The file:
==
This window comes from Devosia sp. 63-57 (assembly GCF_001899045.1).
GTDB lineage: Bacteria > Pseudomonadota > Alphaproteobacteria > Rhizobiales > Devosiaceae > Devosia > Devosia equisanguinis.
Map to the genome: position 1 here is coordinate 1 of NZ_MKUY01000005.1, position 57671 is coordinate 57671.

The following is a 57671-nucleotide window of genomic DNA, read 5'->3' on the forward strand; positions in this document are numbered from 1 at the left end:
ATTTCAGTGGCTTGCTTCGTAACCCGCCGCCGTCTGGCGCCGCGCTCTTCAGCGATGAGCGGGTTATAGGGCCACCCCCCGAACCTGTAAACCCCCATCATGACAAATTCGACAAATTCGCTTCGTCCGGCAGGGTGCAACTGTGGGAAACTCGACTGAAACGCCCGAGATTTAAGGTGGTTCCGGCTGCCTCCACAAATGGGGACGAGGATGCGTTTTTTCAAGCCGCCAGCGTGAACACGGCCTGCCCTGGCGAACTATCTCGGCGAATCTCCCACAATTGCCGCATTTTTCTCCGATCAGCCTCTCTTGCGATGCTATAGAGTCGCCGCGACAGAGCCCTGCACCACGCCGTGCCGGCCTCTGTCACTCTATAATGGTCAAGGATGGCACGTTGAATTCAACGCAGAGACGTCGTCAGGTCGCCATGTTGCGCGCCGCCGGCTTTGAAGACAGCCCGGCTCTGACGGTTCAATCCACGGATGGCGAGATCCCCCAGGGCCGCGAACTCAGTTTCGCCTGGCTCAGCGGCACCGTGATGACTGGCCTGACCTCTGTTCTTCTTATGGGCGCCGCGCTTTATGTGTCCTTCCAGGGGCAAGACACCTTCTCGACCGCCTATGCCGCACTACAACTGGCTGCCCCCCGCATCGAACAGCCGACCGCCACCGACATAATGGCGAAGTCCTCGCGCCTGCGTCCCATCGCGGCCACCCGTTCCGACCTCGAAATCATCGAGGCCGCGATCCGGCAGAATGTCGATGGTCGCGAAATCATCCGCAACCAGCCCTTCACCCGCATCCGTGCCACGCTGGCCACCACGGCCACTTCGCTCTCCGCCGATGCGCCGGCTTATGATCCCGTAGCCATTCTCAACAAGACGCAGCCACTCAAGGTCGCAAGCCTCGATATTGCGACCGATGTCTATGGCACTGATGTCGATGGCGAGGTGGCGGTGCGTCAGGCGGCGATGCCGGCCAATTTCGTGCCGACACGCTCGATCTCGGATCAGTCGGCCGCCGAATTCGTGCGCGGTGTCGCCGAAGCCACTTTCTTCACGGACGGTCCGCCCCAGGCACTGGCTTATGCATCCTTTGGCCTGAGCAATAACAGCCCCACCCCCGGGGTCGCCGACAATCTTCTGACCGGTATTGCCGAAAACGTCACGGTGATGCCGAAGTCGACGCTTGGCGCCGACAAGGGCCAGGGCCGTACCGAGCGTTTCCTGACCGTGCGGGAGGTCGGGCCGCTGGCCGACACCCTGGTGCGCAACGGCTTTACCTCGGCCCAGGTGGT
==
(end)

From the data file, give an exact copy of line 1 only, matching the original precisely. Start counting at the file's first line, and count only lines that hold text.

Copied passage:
This window comes from Devosia sp. 63-57 (assembly GCF_001899045.1).